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Are Puggles Smart? Breed Facts & Considerations

Kristin Hitchcock

By Kristin Hitchcock

puggle dog being given a treat

Puggles are often considered to be average or a little over average in terms of their intelligence. Neither Pugs nor Beagles The Puggle parent breeds) are exceptionally smart and fall around the middle of the pack in terms of intelligence.

That said, measuring a dog’s intelligence is difficult. Often, people use the dog’s ability to learn and perform commands as a sign of their intelligence.

Just like with humans, dogs can have different kinds of intelligence. One person may be good at math, and another might read exceptionally fast. You cannot claim that the latter person isn’t smart just because they can’t do math as well as the other. In the same way, you can’t claim a Beagle isn’t smart just because they don’t learn commands as fast as a Border Collie. In a tracking competition, the Beagle would absolutely beat the Border Collie.

Therefore, whether or not Puggles are smart largely depends on who you ask. Puggles don’t rank the highest in intelligence, but they are very adaptable. Let’s dive into what we do know about their intelligence so that you know what to expect from your Puggle.

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What We Know About a Puggle’s Intelligence

A Puggle is a mixed-breed dog. Therefore, they will inherit traits from both their Pug and Beagle parents. You never know what you’re going to get with one of these dogs, and that includes their intelligence. Puggles are likely to vary more in their learning ability than other dogs because they are a mixed breed.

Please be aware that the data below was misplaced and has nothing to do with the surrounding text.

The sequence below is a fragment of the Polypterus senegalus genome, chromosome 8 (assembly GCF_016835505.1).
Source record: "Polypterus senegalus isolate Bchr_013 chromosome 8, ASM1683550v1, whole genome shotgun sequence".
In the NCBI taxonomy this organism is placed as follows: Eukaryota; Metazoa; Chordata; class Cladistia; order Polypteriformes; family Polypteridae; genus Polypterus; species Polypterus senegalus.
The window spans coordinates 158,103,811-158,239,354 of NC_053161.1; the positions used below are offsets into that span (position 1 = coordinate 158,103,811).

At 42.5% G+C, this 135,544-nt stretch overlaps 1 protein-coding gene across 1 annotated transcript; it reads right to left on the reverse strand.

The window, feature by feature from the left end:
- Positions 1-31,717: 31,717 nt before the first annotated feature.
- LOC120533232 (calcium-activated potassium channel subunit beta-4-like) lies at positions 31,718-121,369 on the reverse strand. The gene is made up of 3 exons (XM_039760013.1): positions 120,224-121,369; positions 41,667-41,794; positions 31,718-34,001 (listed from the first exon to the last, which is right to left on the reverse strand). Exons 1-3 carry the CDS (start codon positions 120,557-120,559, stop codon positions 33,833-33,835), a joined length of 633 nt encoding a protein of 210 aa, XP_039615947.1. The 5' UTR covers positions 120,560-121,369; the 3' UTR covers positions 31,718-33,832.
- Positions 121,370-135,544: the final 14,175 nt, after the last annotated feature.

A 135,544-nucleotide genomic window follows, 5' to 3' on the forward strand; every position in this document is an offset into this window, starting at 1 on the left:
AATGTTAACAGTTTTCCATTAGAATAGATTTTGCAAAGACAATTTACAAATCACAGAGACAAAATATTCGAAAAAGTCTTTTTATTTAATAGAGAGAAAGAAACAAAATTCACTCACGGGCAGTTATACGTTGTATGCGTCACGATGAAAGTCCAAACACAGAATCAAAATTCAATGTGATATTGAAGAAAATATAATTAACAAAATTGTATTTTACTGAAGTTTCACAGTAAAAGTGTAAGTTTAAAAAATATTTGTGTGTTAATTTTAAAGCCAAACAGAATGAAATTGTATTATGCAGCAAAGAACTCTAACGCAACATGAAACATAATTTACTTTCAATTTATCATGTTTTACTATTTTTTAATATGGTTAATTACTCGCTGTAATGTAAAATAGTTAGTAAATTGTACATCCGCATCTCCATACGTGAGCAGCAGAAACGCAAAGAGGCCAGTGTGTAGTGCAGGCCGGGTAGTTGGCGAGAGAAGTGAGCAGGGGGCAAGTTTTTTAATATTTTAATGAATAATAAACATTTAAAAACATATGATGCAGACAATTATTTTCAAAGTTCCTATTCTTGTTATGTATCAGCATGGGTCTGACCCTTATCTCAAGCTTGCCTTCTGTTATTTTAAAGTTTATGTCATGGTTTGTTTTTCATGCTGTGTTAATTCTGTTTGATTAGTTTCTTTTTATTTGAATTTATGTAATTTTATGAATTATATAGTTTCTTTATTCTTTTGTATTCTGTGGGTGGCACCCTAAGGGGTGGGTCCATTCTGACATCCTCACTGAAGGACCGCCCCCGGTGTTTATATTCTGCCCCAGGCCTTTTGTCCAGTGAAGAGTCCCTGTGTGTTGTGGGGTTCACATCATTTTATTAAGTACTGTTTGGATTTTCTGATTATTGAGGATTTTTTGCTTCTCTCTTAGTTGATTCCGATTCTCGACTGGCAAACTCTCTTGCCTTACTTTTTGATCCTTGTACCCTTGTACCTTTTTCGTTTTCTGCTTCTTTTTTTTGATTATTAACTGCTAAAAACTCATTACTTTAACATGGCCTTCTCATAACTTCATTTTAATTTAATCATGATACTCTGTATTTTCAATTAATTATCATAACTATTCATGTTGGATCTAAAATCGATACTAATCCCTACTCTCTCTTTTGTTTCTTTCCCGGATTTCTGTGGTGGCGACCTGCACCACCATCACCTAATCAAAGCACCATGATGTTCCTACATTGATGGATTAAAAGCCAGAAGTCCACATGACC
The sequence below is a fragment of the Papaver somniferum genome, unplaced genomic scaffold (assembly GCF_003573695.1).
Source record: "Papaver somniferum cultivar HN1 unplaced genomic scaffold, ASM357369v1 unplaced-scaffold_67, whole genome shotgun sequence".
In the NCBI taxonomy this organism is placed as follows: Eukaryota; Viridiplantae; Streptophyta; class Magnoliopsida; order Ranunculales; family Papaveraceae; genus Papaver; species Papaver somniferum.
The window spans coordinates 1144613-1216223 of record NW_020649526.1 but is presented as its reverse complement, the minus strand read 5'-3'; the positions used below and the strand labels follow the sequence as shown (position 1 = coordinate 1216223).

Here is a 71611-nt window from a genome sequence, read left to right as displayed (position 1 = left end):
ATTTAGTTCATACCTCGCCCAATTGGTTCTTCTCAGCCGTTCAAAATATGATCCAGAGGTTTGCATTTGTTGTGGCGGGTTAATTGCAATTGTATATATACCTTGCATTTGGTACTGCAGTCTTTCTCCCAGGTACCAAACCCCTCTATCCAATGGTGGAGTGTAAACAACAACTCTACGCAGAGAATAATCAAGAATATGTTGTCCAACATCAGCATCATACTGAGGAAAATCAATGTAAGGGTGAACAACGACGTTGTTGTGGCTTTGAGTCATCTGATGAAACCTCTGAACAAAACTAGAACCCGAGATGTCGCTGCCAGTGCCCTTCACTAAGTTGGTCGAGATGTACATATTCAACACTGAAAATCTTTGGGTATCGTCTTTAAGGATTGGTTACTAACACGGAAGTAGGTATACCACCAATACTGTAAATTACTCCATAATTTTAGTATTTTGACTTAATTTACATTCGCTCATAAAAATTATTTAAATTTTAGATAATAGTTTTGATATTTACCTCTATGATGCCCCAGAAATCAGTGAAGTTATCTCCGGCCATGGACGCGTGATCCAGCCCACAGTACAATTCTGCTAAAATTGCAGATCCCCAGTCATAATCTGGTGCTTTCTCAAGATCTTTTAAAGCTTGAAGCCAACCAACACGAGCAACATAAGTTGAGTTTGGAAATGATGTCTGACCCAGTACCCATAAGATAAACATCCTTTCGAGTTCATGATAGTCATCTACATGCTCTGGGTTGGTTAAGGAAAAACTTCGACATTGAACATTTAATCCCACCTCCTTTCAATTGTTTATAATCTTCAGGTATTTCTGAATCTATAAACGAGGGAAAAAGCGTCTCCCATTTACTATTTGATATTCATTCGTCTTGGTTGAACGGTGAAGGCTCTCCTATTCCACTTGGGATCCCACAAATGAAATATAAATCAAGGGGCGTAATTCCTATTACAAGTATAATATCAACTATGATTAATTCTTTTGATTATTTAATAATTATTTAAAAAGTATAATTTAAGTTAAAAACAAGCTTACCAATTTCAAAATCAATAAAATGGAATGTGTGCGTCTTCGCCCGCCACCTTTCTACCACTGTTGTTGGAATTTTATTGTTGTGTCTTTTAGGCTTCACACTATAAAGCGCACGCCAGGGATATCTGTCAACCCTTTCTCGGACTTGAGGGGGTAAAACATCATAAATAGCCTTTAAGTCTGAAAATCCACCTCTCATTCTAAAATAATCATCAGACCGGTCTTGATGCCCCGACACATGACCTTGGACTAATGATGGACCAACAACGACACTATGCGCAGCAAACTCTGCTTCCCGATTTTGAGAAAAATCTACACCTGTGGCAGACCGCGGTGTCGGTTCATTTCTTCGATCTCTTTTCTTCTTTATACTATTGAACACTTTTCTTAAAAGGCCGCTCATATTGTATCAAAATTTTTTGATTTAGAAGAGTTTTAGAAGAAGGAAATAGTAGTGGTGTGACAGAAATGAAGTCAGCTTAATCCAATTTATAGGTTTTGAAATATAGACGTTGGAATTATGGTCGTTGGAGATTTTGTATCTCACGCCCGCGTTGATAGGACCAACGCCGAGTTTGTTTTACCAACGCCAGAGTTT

In many cases, these dogs are very adaptable when socialized, which is their own form of intelligence. Puggles are often good at taking what they know in one situation and applying it to a different situation. This trait can make them easier to train than some other breeds.

For instance, if you teach your dog to wait at your front door when you open it, they’ll have an easier time applying that to other front doors. Even some very intelligent breeds have a problem with “generalizing” their learning in this way. Puggles are also able to figure out that rules like “no dogs on the couch” apply to all couches. For some breeds, you have to teach them not to jump on every couch they come across.

Puggles also tend to be pretty fast problem solvers. Many owners claim that they’re quick at figuring out toy dispensers and puzzle toys. Of course, once they figure out one puzzle feeder, they’ll find it easier to figure out puzzles of the same sort.\

Puggle Pug Beagle Mix
Image Credit: Mary Swift, Shutterstock

Intelligence Doesn’t Equal Obedience

While Puggles are often good at adapting their knowledge and figuring out puzzles, this doesn’t make them obedient. Neither Pugs nor Beagles are particularly known for their obedience.

For instance, Beagles track naturally. They don’t need to be taught how to follow a rabbit’s trail. Hunters simply have to follow the Beagle to find the rabbit. No training is really required. Therefore, when people were choosing the best hunting dogs to breed, whether or not the dog could learn advanced commands wasn’t considered. They didn’t need the dog to be obedient, and they weren’t worried about puppies being obedient, either.

Puggles were not purposefully bred in this way, as they are a mixed breed. However, they do inherit traits from the Beagle, which generally means that they aren’t very obedient. They may know what you’re saying, but that doesn’t mean that they’re going to do it!

In fact, many of these dogs have a stubborn streak, where they may take steps backward in training. Often, this occurs when the dog is reaching puberty. You can think of this as the dog’s “teen” phase. You’ll need to be extra patient and even re-teach some of the basics to your Puggle during this stage.